ASTM International - ASTM F1619-95(2000)
Standard Test Method for Measurement of Interstitial Oxygen Content of Silicon Wafers by Infrared Absorption Spectroscopy with p-Polarized Radiation Incident at the Brewster Angle
|Publication Date:||15 September 1995|
1.1 This test method covers determination of the absorption coefficient due to the interstitial oxygen content of commercial monocrystalline silicon wafers by means of Fourier transform infrared (FT-IR) spectroscopy. In this test method, the incident radiation is p-polarized and incident on the test specimen at the Brewster angle in order to minimize multiple reflections.
Note 1-In this test method, radiation in which the electric vector is parallel to the plane of incidence is defined as p-polarized radiation.
Note 2-Committee F01 has been advised that some aspects of this test method may be subject to a patent applied for by Toshiba Ceramics Corporation. The Committee takes no position with respect to the applicability or validity of such patents, but it requests users of this test method and other interested parties to supply any information available on non-patented alternatives for use in connection with this test method.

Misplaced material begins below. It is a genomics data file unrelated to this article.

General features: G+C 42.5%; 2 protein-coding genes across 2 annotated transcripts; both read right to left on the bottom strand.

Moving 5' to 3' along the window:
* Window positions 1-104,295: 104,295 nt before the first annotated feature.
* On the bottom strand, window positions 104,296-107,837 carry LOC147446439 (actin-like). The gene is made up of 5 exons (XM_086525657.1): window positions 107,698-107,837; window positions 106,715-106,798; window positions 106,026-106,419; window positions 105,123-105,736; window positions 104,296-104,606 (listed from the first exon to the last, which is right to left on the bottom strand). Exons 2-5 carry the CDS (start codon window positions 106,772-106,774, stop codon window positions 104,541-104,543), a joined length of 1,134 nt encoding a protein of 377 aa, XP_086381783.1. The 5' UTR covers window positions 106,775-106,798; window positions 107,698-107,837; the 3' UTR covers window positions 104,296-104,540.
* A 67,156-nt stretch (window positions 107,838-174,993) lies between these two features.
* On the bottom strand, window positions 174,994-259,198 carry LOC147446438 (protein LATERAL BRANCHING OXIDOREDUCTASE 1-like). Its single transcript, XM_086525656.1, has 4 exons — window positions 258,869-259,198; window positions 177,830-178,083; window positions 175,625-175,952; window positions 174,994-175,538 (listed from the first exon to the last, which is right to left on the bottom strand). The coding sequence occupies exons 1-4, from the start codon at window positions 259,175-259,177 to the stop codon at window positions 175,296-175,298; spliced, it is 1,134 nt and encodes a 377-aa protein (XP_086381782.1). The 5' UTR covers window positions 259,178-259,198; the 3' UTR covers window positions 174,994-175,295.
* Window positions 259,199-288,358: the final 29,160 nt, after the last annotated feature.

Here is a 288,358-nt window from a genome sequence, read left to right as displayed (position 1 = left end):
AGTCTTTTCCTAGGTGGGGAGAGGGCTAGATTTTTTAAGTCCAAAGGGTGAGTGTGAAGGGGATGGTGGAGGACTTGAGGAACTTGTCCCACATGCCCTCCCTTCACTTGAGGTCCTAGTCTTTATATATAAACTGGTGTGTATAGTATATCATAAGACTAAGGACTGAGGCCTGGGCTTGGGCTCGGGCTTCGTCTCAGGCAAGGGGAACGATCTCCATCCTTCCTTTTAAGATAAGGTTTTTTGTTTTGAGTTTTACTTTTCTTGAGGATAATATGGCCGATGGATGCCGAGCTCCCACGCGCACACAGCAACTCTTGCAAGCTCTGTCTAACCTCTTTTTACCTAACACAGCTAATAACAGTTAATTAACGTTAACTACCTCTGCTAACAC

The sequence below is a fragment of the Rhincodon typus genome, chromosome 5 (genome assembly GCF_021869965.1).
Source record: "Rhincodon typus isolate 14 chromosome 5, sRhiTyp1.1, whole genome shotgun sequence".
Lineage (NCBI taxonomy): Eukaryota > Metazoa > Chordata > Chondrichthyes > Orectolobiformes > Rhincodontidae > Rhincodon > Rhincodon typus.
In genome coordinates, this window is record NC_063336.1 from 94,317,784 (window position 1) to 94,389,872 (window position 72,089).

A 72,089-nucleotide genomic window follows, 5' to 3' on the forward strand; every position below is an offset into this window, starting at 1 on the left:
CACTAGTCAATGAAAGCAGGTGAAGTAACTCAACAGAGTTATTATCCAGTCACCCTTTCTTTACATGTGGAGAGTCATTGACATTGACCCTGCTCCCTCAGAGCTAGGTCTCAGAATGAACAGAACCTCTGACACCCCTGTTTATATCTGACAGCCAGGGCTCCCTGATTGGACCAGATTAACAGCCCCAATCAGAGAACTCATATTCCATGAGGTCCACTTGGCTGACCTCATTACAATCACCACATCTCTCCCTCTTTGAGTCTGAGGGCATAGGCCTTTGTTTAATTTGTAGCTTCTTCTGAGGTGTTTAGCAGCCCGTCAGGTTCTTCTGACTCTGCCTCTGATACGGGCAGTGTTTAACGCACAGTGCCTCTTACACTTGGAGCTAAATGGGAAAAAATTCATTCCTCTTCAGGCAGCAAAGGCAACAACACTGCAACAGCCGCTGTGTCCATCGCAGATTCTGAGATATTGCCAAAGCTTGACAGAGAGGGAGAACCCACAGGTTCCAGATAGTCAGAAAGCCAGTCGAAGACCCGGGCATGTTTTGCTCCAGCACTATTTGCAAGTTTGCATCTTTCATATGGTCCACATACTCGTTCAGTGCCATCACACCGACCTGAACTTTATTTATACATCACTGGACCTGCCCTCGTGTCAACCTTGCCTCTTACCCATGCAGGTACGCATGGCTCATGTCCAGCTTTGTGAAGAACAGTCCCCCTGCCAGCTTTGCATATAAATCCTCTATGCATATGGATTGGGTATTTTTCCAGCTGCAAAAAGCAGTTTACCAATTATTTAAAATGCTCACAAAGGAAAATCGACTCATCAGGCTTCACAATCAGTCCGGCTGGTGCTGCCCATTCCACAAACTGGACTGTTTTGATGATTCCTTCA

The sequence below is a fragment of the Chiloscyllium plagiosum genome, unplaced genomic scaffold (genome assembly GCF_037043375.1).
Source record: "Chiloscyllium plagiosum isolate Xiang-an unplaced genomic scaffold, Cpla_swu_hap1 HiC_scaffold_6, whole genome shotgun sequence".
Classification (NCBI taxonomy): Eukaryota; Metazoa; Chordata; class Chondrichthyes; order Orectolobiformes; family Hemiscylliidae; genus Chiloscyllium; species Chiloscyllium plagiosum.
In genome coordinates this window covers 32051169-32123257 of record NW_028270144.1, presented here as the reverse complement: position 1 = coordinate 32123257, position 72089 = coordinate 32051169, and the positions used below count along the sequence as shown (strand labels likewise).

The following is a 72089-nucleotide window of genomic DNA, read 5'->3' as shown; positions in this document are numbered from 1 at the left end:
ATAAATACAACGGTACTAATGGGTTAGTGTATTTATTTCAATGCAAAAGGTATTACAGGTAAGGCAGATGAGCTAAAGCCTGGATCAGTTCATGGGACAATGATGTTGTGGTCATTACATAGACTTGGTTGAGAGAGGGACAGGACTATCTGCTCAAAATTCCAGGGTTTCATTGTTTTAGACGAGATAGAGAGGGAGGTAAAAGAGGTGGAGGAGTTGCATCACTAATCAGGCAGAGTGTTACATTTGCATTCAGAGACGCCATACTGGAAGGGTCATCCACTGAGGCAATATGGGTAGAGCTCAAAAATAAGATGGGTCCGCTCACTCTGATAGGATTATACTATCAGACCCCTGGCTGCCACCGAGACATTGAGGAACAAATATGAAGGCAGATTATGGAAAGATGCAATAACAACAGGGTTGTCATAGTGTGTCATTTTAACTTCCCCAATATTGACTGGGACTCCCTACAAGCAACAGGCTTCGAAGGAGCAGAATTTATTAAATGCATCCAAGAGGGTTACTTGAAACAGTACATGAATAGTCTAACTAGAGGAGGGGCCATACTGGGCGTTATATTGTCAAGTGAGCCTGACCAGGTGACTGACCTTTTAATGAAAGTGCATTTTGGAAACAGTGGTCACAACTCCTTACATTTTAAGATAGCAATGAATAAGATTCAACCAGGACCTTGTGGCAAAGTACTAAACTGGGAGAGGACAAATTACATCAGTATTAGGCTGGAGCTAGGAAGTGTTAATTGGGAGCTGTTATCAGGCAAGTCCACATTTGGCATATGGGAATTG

1.2 Since the interstitial oxygen concentration is proportional to the absorption coefficient of the 1107 cm1 absorption band, the interstitial oxygen content of the wafer can be derived directly using an independently determined calibration factor.
1.3 The test specimen is a single-side polished silicon wafer of the type specified in SEMI Specifications M1. The front surface of the wafer is mirror polished and the back surface may be as-cut, lapped, or etched (see 184.108.40.206).
1.4 This test method is applicable to silicon wafers with resistivity greater than 5 Ωcm at room temperature.
1.5 This standard does not purport to address all of the safety concerns, if any, associated with its use. It is the responsibility of the user of this standard to establish appropriate safety and health practices and determine the applicability of regulatory limitations prior to use.